Discharging CRT anode and capacitors on a VT52 DECscope

From: John Lawson <jpl15_at_panix.com>
Date: Wed May 26 21:35:31 2004

On Wed, 26 May 2004, Ashley Carder wrote:

> Can an "expert" here provide some proper directions
> on how to discharge the anode and capacitors? How
> long do these things on a charge?

Before starting: power OFF and power cord DISCONNECTED and in your sight -
be sure that the terminal is NOT energized.

   First, identify a metal part of the inside electronics that is
definitely at 'ground' potential, ie. connected somehow to the 'ground'
blade of the 3-prong wall plug. This could be the metal chassis support,
other metal support structures, or the metal case of the power supply if
it's a seperate unit. The ide is to have your wire hooked directly to the
'ground' ('earth') side of the terminal. If it's inadvertantly connected
to something that is not ground, when you discharge the CRT residual
potential, you'll zap whatever is connected...

  Use a smallish, thin screwdriver, having a 5" to 7" blade with a beefy
insulated (repeat insulated, as in plastic and/or rubber) handle. Using
an "alligator clip lead" of sufficient length, or a piece of thin,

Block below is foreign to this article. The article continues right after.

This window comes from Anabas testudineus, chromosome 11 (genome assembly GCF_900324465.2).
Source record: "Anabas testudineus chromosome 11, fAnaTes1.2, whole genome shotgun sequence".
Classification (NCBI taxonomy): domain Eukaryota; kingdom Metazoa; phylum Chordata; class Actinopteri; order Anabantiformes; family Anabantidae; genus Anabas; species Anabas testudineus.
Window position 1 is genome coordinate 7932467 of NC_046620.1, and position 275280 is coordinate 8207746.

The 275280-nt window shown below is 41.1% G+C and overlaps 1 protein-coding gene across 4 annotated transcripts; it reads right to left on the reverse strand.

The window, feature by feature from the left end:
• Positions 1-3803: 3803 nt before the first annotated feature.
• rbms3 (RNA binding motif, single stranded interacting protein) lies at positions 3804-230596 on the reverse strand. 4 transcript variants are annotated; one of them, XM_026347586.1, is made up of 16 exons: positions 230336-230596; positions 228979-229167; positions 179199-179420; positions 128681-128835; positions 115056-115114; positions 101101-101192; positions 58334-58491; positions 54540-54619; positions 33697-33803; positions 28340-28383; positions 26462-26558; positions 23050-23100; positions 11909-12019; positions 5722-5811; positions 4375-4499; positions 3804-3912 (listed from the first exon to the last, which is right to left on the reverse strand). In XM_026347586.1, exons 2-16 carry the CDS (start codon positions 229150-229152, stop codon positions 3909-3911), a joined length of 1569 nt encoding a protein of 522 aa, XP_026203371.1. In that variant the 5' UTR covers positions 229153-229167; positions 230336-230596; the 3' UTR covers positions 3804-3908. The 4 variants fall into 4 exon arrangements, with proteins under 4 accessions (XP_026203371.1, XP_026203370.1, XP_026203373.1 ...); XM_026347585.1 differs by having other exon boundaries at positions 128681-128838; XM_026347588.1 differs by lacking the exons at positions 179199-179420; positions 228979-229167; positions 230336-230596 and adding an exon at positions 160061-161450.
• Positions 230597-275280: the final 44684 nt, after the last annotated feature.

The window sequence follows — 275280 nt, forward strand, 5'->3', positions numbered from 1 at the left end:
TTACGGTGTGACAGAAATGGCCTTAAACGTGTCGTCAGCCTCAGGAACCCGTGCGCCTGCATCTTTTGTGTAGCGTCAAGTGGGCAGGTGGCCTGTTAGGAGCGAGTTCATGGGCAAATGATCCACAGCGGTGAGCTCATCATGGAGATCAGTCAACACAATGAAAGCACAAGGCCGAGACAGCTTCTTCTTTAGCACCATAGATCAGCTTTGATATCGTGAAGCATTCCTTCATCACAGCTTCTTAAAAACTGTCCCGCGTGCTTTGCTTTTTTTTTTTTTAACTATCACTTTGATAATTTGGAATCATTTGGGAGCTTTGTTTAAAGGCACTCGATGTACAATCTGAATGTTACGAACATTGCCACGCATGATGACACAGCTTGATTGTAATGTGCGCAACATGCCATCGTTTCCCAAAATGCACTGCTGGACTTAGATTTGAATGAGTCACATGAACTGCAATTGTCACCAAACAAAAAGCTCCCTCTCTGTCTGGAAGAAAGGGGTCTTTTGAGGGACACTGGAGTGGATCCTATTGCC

insulated wire - attach one end of the wire to the grounded part of the
chassis that you identified, and attach the other end to the blade of the
screwdriver up near the (insulated!) handle.

  Find the "anode" cap where it clips into the side of the CRT - this will
have a thickish insulated wire going down to the high-voltage supply of
the terminal. Sometimes this will have a rubber cap over it, sometimes it
will just be a metal, paperclip-looking thing snapped into a small well on
the wall of the CRT.

  Being very sure the grounding wire is attached to Ground, work the tip
of the screwdriver blade up under the rubber cap (or into the anode
connection well) until the blade tip contacts the metal part of the HV
lead. Count to "3" and remove the screwdriver, then, if you need to remove
the CRT for any reason, pull the wire off the side of the CRT - this may
take a bit of force, or 'working' the clip back and forth until it
releases from the CRT. You can proceed from there in relative safety.

 A well designed CRT circuit can retain a charge for a long time, days and
weekes sometimes, especially if the outside of the CRT is clean and the HV
supply is well isolated. Unconnected CRTs can actually acquire a hefty
charge from particle bombardment and atmospheric charges - especially if
you're in a dry climate. I've been popped by this phenomena myself.



> Ashley
Received on Wed May 26 2004 - 21:35:31 BST

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